In a world full of conflict such Syria, Iraq and Yemen (C) are we likely to see a broad reemergence of polio?
Are we prepared for emerging viruses?
“Whatever the explanation, hepatitis C (1989), West Nile virus (1999), SARS (2003), Chikungunya (2005), swine flu (2009), MERS (2012), Ebola (2014) and Zika (2015) have all since had their time in the media spotlight. A further 33 diseases have featured in the World Health Organization’s Disease Outbreak News since its inception in 1996. Of the “big eight” listed above, six are known zoonotic diseases – and the remaining two (hepatitis C and Chikungunya) are assumed to be so, although the animal reservoir remains undiscovered.”
To learn more click on http://doctordidyouwashyourhands.com/2017/05/ebola-is-back-in-africa-is-zika-next-are-we-prepared/
ZIKA UPDATE #1. EBOLA is back in Africa. Is ZIKA next? Are we prepared?
Lesson Learned from recent EBOLA and ZIKA episodes. We need to designate REGIONAL EMERGING VIRUSES REFERRAL CENTERS (REVRCs).
(A) Polio Paralyzes 17 Children in Syria, W.H.O. Says by Rick Gladstone, https://www.nytimes.com/2017/06/20/world/middleeast/syria-polio-children-paralyzed.html
(B) Wiping Out Polio: How The U.S. Snuffed Out A Killer by Jason Beaubien, http://www.npr.org/sections/health-shots/2012/10/16/162670836/wiping-out-polio-how-the-u-s-snuffed-out-a-killer
(C) 10 Conflicts to Watch in 2017 by Jean-Marie Guéhenno, http://foreignpolicy.com/2017/01/05/10-conflicts-to-watch-in-2017/
Recently I visited a medical specialist I have known for twenty five years. Back then I was a new hospital President and he was a junior attending. About ten years later I became his patient. And hadn’t seen him in two years.
When he saw me he said “hello Dr. Metsch” and I responded “hello Dr. Green” then we switched to first names. Even though I retired ten years ago and he is now a senior attending our initial greeting reflected mutual respect.
Mid-career I worked in the President’s Office at Mount Sinai for ten years for four physician CEOs. I always called them Doctor even as my younger colleagues would call them by their first names; they bristled at this informality.
About that time (1988) this was written: “The paper discusses the moral difficulties physicians encounter when determining the level of formality they will use when addressing their patients. It is argued that physicians ought not to use a patient’s first name unless the patient also uses the physician’s first name. In short, physicians and patients should always address each other with the same level of formality. It is argued that this is so even when patients invite physicians to address them informally.” (A)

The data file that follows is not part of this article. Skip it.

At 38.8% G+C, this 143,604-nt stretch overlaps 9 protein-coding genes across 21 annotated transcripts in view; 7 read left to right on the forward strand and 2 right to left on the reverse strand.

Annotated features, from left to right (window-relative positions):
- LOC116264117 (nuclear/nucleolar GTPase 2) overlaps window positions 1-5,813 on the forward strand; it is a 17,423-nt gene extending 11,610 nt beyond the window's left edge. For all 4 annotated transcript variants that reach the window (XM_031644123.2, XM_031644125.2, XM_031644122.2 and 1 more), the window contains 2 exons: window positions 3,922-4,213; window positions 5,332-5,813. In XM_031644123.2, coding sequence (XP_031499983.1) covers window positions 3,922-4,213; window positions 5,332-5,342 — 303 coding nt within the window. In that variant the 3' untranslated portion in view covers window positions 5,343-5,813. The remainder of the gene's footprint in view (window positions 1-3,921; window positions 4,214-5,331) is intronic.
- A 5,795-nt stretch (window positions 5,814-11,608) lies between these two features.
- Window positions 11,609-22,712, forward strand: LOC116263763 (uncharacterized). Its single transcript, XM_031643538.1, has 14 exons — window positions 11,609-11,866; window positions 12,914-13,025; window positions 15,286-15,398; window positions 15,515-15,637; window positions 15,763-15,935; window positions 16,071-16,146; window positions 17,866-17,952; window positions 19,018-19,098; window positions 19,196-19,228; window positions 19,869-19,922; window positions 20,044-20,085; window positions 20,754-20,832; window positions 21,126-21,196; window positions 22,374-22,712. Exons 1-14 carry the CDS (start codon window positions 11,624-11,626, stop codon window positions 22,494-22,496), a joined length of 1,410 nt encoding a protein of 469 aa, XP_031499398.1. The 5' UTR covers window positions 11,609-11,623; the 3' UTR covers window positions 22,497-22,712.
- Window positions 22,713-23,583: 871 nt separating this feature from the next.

“Developing a good rapport with a patient is essential, and what transpires during a first meeting can set the stage for the ongoing relationship. But unfortunately, there are no definitive guidelines on how physicians and other providers should be addressed, how patients prefer to be addressed, or how staff should introduce themselves.” (B)
There are certainly various points of view on this.
“If I call a patient by their first name, it would seem only fair and equal that I offer up my first name. I have always addressed my patients by their last names and titles, particularly in San Antonio, Texas, where military titles are extremely important. Familiarity also seems inappropriate in an environment where the patient does not see the same provider at each visit and has to start from scratch. Long gone are the days of a family physician who cared for three generations of the same family. Since a sizeable portion of patients and physicians may be offended by the use of their first name, it seems best that, unless invited to do so, we stick to formal titles.” (C)
“I address my patients (over the age of 18) by their titles and last names unless they have given me permission to do otherwise. When I meet new patients, I address them by their first and last names and then ask them how they would like for me to address them. My expectation is that they will address me as I prefer to be professionally addressed: “Dr. Middleton.”” (D)